In the context of recent discussions of NIH age group data, @dgermain21 pointed to some interesting data in a recent NIH report on physician scientists regarding NIH R01 Award Rates as a function of age group (as well as degree, race/ethnicity, and gender. These data are quite surprising as shown below:
These data are for all individuals in the analysis. I have omitted the curves for individuals 30 or less and 71+ since these data are relatively noisy, presumably to relatively small numbers of individuals in these groups.
The term Award Rate is defined by NIH as "the number of awards made in a fiscal year divided by the absolute number of applications where we don’t combine resubmissions (A1s) that come in during the same fiscal year." Thus, Award Rate is lower that Success Rate since the denominator is higher.
Of course, the surprising observation is that these rates are highest for the 31-40 age and declines monotonically so that it is lowest for the 61-70 age group. This is certainly counter to what I would have expected where I would have anticipated the opposite trend or perhaps a peak for the 51-60 age group. This observation begs an explanation.
Digging into the report, the Quantitative Analysis Methodology section indicates that
"The NIH awards and time period selected for inclusion in the system from IMPACII (the large internal NIH database) were:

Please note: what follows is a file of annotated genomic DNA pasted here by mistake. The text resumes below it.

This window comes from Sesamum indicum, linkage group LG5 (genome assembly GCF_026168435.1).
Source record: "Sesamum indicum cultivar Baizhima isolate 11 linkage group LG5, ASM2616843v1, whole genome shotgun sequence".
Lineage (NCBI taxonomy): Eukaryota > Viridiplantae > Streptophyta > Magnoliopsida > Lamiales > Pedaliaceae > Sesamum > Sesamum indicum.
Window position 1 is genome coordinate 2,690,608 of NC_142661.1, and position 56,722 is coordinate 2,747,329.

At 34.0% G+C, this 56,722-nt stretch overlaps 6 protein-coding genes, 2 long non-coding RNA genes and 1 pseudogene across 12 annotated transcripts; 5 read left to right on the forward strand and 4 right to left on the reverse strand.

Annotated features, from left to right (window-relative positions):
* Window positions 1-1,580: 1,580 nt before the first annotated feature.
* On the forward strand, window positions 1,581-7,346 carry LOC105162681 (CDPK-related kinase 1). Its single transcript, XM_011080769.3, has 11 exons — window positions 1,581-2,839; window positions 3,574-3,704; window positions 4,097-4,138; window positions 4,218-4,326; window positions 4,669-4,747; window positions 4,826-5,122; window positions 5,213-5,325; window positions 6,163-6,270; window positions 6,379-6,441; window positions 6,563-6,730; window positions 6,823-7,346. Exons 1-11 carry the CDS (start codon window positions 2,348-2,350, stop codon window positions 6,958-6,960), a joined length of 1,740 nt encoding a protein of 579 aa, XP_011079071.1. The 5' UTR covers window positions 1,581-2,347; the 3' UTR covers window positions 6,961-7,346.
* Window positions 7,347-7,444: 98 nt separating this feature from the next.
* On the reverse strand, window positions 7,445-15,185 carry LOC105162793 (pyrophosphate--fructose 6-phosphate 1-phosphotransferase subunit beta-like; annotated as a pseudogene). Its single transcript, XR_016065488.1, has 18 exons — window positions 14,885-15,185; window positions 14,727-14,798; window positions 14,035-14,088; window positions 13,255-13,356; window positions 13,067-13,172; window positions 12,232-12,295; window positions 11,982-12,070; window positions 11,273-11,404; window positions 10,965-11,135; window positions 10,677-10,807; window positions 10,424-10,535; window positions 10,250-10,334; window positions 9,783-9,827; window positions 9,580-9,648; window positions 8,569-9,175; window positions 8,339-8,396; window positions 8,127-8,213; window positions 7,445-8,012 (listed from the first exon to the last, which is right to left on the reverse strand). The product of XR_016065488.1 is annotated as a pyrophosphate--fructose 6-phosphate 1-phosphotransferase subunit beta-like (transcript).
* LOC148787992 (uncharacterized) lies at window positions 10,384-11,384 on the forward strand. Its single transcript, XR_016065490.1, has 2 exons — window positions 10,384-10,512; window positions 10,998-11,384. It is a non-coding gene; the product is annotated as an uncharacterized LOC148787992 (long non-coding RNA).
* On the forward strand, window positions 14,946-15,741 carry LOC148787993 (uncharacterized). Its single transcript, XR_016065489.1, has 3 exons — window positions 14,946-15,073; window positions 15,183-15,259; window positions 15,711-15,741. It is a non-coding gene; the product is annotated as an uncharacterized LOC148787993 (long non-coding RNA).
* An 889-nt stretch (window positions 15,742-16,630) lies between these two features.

- Research Project Grants for the following 25 activity codes between 1993 and 2012, Type 1 applications,..."
The term "Type 1" applications refers to new (as opposed to competing renewal) applications. This suggests that the above data may be only for these new applications. Competing renewal applications (Type 2) applications come predominantly from more senior investigators and have substantially higher success rates than new applications. Thus, the restriction to Type 1 applications would be expected improve the importance of younger relative to older investigators. This may be an important contributor to these data, although I still find it surprising that the reported trends still apply to new R01 applications.
Interested readers should look at the report and help try to understand how to interpret these data.
I contacted the individuals responsible for the data in this report. The missing data (zeros for PIs between 61 and 70) have been filled in, the the NIH believes that the other data are correct as posted. Thus, it appears that award rate for new (Type 1) R01s appears to decrease monotonically with increasing PI age and this was true for every year from 1999 to 2012.